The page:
The conduct requirements in clause 24 will impose tailored, enforceable obligations on SMS firms. It is only right that consumers and businesses, including the SMS firms themselves, have a chance to share their perspective on those obligations, so clause 24 requires the DMU to carry out a public consultation on its proposed decision before it can impose, vary or revoke a conduct requirement.
Clause 25 requires the DMU to keep conduct requirements under review, ensuring that requirements remain effective, targeted and proportionate. It also ensures that the DMU monitors where breaches may have taken place.
Clause 21 sets out the information that the CMA is required to publish as part of the notice imposing or varying a conduct requirement. Labour supports the clause, which we feel is important for clarifying the details around the content of potential conduct requirements. Again, I am keen to understand exactly who will have access to such information. As ever, I would appreciate the Minister’s thoughts on that point. That aside, we see the clause as integral to the Bill, so we have not sought to amend it at this stage.
As with clause 21, we support clause 22 and its intentions in full. The only point that I feel is worth raising with the Minister is the slight ambiguity around the timeframes. It will be helpful for all involved if the regime is not only flexible, but rapid and able to evolve for changing markets. Can the Minister assure us that the clause will support this in practice?
Clause 23 is important and serves a vital function in establishing the transitional provisions related to conduct requirements. An example would be if a conduct requirement were imposed from a particular date, but some allowances were made in relation to certain aspects of that conduct requirement so that they had effect from a later date to smooth the transition for the benefit of a designated undertaking. That speaks to the nature of the regime: we all want to see it as flexible and fair, but it is therefore only right that the CMA be given appropriate statutory powers to vary its conduct requirements where required. We also welcome subsection (2), the details of which will enable and empower the CMA to investigate and enforce against historical breaches. That is vital, as we seek to establish a regime that will be sufficiently agile for breaches both past and present.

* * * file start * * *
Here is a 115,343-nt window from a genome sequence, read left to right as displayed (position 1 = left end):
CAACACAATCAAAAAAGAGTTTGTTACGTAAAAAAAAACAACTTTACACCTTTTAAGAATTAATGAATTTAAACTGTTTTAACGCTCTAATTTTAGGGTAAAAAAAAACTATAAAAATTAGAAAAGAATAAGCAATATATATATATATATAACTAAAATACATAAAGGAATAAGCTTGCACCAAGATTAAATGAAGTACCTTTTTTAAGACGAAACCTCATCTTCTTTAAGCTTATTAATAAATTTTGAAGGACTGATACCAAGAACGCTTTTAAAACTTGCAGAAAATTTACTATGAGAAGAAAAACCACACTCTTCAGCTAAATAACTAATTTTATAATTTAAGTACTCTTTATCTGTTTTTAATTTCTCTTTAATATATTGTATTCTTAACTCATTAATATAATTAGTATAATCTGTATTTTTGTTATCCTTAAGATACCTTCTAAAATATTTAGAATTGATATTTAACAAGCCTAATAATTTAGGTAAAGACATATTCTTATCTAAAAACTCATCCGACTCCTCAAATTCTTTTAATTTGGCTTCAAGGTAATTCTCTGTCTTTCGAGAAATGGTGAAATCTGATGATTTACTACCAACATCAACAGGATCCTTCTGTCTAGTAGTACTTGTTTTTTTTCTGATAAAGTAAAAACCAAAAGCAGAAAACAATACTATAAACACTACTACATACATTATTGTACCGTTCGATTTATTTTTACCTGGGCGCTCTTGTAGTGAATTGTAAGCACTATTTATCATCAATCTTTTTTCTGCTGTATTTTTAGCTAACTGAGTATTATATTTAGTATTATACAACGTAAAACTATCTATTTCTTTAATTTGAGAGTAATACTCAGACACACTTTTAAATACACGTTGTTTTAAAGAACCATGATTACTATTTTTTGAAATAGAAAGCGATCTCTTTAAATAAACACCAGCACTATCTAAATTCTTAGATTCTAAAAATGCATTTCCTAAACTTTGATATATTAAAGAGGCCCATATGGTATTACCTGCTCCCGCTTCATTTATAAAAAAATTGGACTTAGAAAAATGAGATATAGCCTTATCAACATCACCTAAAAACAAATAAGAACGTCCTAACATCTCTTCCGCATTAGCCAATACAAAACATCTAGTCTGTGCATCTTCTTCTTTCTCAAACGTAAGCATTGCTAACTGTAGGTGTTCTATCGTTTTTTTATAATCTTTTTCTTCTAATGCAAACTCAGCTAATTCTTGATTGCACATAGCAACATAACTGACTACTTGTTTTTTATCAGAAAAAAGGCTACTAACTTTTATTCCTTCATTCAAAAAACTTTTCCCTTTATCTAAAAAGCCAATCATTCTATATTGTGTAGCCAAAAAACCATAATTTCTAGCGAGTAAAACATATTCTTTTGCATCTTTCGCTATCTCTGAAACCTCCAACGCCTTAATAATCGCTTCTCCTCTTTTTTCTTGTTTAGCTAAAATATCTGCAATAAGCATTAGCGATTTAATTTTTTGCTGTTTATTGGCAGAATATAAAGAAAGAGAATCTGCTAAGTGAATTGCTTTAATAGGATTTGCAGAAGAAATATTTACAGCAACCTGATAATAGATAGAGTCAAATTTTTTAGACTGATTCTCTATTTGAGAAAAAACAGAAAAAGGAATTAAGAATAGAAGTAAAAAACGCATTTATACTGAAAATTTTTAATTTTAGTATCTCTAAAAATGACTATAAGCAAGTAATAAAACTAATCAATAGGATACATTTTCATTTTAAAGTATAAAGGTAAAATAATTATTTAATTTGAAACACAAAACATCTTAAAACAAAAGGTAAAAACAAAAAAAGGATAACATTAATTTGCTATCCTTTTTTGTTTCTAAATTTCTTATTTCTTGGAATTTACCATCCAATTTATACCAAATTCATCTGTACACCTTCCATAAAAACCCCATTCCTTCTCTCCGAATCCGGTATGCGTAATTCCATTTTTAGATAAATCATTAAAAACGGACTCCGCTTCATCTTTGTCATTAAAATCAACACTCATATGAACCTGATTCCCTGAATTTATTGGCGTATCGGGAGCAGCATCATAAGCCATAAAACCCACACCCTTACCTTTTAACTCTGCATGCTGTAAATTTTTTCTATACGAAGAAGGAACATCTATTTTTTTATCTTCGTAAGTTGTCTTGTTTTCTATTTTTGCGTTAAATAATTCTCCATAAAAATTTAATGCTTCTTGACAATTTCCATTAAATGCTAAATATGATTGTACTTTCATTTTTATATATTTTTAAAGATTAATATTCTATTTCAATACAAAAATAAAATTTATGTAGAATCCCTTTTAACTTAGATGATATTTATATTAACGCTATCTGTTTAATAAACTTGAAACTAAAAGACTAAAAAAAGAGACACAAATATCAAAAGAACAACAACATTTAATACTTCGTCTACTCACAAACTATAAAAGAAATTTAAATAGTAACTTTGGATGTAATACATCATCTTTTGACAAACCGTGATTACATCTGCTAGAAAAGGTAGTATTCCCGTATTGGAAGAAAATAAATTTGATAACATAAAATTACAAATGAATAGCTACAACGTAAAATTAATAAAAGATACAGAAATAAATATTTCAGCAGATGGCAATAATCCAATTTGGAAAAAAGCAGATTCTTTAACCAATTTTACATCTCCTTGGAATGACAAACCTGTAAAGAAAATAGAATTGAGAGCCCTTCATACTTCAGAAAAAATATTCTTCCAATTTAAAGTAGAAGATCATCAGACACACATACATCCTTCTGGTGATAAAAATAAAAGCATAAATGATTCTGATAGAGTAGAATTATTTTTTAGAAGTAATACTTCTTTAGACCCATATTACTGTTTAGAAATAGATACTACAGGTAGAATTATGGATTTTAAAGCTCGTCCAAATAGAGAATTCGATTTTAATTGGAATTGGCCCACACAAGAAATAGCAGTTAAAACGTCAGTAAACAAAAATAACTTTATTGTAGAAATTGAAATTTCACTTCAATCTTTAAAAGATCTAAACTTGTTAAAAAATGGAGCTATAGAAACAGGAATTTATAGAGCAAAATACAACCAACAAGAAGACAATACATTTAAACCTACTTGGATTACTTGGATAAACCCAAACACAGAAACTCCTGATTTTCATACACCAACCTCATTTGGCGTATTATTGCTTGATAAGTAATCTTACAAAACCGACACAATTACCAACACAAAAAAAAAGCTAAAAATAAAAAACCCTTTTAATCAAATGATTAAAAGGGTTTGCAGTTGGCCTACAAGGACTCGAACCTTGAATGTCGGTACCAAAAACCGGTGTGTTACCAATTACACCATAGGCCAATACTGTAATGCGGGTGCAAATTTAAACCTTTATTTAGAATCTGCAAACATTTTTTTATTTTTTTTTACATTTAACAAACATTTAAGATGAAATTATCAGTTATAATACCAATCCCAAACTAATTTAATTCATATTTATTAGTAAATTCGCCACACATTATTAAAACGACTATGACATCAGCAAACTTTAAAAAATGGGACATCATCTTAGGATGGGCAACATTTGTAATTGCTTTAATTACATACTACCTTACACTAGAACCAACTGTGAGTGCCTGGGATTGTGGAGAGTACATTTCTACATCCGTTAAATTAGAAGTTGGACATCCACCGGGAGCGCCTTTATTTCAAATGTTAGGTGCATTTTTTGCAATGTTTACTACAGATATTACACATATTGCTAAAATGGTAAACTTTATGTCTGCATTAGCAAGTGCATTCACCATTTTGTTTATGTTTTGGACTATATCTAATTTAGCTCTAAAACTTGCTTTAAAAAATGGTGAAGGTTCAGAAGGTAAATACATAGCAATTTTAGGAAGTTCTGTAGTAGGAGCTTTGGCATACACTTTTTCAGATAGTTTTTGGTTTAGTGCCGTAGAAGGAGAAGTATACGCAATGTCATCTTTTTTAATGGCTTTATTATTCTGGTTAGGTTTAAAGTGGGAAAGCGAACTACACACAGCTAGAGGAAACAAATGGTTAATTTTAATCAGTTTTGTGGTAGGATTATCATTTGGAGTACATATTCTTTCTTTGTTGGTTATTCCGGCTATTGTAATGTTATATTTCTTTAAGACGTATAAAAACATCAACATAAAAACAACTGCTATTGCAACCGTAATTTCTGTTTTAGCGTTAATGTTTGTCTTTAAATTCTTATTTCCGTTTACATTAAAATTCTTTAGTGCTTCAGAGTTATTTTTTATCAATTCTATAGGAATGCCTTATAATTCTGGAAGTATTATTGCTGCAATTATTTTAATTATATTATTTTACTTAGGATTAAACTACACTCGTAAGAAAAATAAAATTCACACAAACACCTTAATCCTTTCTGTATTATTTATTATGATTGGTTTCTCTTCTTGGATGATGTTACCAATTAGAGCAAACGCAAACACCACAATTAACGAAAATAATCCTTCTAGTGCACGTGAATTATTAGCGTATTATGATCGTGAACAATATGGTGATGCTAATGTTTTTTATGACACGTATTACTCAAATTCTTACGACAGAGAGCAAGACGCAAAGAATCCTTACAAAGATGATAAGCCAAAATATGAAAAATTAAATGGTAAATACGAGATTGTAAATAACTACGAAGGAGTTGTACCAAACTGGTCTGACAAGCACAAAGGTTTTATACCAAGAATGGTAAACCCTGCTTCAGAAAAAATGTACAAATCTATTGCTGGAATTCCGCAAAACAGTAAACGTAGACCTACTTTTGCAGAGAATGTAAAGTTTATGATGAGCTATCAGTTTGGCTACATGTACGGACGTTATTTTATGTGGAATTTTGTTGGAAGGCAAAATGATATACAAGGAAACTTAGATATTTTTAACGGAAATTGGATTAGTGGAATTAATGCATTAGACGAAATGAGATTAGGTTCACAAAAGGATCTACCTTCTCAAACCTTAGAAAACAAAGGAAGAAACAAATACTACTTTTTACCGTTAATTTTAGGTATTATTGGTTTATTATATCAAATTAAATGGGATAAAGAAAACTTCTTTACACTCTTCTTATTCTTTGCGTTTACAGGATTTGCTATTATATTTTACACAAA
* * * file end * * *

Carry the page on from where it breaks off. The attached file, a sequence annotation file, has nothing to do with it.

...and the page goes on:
Clause 24 is also incredibly welcome. It imposes a duty on the CMA to consult publicly before imposing, varying or revoking a conduct requirement. The consultation must be brought to the attention of such persons as the CMA considers appropriate. We have already discussed who is an appropriate person, but sadly the transparency and commitment to consultation is not mirrored elsewhere in the Bill, which is frustrating. Given the broadly collegiate nature of our debate thus far, I hope that the Minister can consider some adjustments, and I look forward to hearing from him shortly. By and large, though, Labour welcomes the provisions in subsection (3), which provide that the CMA will be allowed to carry out a consultation on proposed conduct requirements before making a decision on designation. As we know, that makes it possible for the CMA to impose conduct requirements at the same time as issuing a decision on designation, or very shortly afterwards. We consider that to be a sensible approach, and we therefore support the clause.
Again, there is no need to repeat myself. Labour supports clause 25, which places a duty on the CMA to consider, on an ongoing basis, the effectiveness of any conduct requirements in place and how far the designated undertaking is complying with them. The CMA will also need to consider, on an ongoing basis, whether to impose, vary or revoke a conduct requirement, and whether it would be appropriate to take action against a breach of any conduct requirement. It would be helpful for us all to have an idea of how regularly the reviews will happen. It cannot and should not be the case that one SMS firm has its conduct requirements reviewed more regularly than any other, so I am keen to hear the Minister’s assessment of how that will work fairly and equitably in practice.
Question put and agreed to.
Clause 21 accordingly ordered to stand part of the Bill.
Ordered, That further consideration be now adjourned. —(Mike Wood.)
Adjourned till this day at Two o’clock.